One would expect that a hack which leaves all PS3 consoles open to modded software would have been planned and carried out by only the Internet’s finest hackers, clad in the most expensive trenchcoats and wearing the most expensive sunglasses, furiously hacking away at a computer terminal. As it turns out, however, the hack was more akin to Sony leaving the keys in a 1996 Ford Fiesta in the Tesco car park as they went in for their weekly shopping.
The LV0 key, which allows hackers to decrypt the console’s update files via PC and upload the modified version to the console for completely legitimate reasons, was left hanging out of the front of the console when the company absent-mindedly went outside for a “breath of fresh air” during the daily system update, leaving it running. All it took at this stage was for a “master hacker” to grab a copy, then head down to the nearest Timpsons to have it copied and distributed around the globe in a matter of seconds.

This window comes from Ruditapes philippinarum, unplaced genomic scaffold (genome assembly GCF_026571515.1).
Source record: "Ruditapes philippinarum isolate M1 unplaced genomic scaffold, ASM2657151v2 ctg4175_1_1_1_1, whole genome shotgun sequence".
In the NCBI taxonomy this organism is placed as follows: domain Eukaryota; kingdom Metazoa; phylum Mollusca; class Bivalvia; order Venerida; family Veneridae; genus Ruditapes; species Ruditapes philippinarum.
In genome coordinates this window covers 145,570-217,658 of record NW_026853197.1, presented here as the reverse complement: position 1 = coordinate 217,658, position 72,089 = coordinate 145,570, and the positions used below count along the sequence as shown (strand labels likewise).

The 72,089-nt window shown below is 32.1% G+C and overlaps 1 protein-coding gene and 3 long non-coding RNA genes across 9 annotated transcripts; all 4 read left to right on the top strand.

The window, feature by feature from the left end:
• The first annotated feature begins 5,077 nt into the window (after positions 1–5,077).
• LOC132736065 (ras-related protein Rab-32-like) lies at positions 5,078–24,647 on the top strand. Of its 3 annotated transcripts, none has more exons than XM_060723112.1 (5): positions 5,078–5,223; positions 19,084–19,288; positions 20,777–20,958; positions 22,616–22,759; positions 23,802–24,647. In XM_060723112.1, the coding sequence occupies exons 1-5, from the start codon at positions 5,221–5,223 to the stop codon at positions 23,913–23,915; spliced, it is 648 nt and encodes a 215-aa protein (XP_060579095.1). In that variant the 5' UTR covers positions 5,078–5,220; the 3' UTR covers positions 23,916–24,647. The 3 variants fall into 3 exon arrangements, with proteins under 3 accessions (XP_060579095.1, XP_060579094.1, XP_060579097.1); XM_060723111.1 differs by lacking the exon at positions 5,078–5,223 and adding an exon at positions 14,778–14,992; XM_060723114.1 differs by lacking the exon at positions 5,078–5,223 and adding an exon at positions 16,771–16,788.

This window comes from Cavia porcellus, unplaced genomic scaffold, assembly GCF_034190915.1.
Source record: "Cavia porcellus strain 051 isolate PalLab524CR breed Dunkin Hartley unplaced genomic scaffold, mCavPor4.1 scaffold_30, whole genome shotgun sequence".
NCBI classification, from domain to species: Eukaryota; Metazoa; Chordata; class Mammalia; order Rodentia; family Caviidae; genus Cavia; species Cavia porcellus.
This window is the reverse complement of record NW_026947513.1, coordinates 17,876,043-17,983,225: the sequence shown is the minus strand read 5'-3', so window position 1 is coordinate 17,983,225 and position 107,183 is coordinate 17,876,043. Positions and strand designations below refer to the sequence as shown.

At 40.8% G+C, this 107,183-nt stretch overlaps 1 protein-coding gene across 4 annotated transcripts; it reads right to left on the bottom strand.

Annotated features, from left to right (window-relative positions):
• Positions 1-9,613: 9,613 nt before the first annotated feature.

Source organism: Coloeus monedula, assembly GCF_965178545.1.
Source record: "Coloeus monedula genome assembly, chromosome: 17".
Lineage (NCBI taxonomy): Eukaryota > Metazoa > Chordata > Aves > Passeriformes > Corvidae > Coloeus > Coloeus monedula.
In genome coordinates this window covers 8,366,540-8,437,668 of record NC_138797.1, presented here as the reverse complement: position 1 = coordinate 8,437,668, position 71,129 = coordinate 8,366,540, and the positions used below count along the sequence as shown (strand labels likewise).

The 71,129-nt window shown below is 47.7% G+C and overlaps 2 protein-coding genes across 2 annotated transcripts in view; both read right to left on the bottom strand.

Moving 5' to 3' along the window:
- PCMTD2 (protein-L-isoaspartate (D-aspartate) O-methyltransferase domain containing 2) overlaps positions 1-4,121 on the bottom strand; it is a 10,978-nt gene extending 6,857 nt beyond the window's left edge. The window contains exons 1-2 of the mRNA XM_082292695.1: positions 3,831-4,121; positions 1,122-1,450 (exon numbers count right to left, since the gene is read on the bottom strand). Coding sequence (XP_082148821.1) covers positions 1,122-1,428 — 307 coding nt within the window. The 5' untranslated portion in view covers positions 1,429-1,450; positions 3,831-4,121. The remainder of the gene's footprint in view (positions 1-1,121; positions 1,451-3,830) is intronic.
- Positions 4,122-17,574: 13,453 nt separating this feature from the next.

“Yeah, we’ve completely dropped the ball on this one” admitted CEO Kaz Hirai. “Ordinarily we’d just change the locks, but it’s hard to do that simultaneously on 65 million consoles, and the UN refuse to sanction our “enforcement agents” from entering houses to manually solder closed all the openings on the PS3. Really that’s the only way we can ever hope to defeat these unauthorised modifications.”
The release of the keys has been seen as a turning point in the global security business, with companies such as G4S being contracted in to specifically guard websites from potential “shady folk” who might attempt to break the Windows in a RAM-raid.